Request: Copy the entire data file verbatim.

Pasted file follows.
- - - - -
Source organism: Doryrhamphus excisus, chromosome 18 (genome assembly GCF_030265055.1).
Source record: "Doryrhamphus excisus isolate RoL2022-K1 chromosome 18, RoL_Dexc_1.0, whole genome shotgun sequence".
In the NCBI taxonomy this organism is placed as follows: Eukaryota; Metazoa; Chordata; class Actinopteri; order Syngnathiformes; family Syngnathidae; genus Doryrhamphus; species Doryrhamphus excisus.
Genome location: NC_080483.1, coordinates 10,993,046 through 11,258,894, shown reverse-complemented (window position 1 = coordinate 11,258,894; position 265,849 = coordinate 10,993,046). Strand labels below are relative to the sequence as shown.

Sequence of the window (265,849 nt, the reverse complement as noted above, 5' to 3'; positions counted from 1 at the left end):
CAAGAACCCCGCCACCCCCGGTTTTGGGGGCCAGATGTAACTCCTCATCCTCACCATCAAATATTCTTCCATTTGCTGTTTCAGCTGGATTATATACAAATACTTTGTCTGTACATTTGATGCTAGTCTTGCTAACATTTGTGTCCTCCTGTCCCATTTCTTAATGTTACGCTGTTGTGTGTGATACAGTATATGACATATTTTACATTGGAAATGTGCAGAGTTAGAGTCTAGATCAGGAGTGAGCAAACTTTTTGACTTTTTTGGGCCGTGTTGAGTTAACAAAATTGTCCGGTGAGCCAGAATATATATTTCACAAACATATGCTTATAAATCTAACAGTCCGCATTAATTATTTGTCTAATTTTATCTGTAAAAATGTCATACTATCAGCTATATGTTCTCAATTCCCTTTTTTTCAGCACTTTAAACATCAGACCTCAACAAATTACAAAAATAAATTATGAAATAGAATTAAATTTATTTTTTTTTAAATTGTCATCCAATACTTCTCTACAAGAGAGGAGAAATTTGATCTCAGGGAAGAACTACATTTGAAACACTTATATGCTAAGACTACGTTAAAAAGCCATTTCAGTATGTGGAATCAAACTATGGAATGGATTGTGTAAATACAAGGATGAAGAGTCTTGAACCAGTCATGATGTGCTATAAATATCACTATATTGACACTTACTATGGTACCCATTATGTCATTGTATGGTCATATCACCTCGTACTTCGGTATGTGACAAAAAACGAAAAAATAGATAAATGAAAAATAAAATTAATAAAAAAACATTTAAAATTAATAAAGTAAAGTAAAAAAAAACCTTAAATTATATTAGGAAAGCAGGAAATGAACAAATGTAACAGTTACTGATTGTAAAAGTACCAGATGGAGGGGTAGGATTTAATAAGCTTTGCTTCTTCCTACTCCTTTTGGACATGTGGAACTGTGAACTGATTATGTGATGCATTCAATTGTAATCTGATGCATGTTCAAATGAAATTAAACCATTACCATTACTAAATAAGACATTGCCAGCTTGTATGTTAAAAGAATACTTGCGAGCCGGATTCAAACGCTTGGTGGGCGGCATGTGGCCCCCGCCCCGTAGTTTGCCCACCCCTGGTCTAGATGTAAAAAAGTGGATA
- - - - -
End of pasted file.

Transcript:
Source organism: Doryrhamphus excisus, chromosome 18 (genome assembly GCF_030265055.1).
Source record: "Doryrhamphus excisus isolate RoL2022-K1 chromosome 18, RoL_Dexc_1.0, whole genome shotgun sequence".
In the NCBI taxonomy this organism is placed as follows: Eukaryota; Metazoa; Chordata; class Actinopteri; order Syngnathiformes; family Syngnathidae; genus Doryrhamphus; species Doryrhamphus excisus.
Genome location: NC_080483.1, coordinates 10,993,046 through 11,258,894, shown reverse-complemented (window position 1 = coordinate 11,258,894; position 265,849 = coordinate 10,993,046). Strand labels below are relative to the sequence as shown.

Sequence of the window (265,849 nt, the reverse complement as noted above, 5' to 3'; positions counted from 1 at the left end):
CAAGAACCCCGCCACCCCCGGTTTTGGGGGCCAGATGTAACTCCTCATCCTCACCATCAAATATTCTTCCATTTGCTGTTTCAGCTGGATTATATACAAATACTTTGTCTGTACATTTGATGCTAGTCTTGCTAACATTTGTGTCCTCCTGTCCCATTTCTTAATGTTACGCTGTTGTGTGTGATACAGTATATGACATATTTTACATTGGAAATGTGCAGAGTTAGAGTCTAGATCAGGAGTGAGCAAACTTTTTGACTTTTTTGGGCCGTGTTGAGTTAACAAAATTGTCCGGTGAGCCAGAATATATATTTCACAAACATATGCTTATAAATCTAACAGTCCGCATTAATTATTTGTCTAATTTTATCTGTAAAAATGTCATACTATCAGCTATATGTTCTCAATTCCCTTTTTTTCAGCACTTTAAACATCAGACCTCAACAAATTACAAAAATAAATTATGAAATAGAATTAAATTTATTTTTTTTTAAATTGTCATCCAATACTTCTCTACAAGAGAGGAGAAATTTGATCTCAGGGAAGAACTACATTTGAAACACTTATATGCTAAGACTACGTTAAAAAGCCATTTCAGTATGTGGAATCAAACTATGGAATGGATTGTGTAAATACAAGGATGAAGAGTCTTGAACCAGTCATGATGTGCTATAAATATCACTATATTGACACTTACTATGGTACCCATTATGTCATTGTATGGTCATATCACCTCGTACTTCGGTATGTGACAAAAAACGAAAAAATAGATAAATGAAAAATAAAATTAATAAAAAAACATTTAAAATTAATAAAGTAAAGTAAAAAAAAACCTTAAATTATATTAGGAAAGCAGGAAATGAACAAATGTAACAGTTACTGATTGTAAAAGTACCAGATGGAGGGGTAGGATTTAATAAGCTTTGCTTCTTCCTACTCCTTTTGGACATGTGGAACTGTGAACTGATTATGTGATGCATTCAATTGTAATCTGATGCATGTTCAAATGAAATTAAACCATTACCATTACTAAATAAGACATTGCCAGCTTGTATGTTAAAAGAATACTTGCGAGCCGGATTCAAACGCTTGGTGGGCGGCATGTGGCCCCCGCCCCGTAGTTTGCCCACCCCTGGTCTAGATGTAAAAAAGTGGATA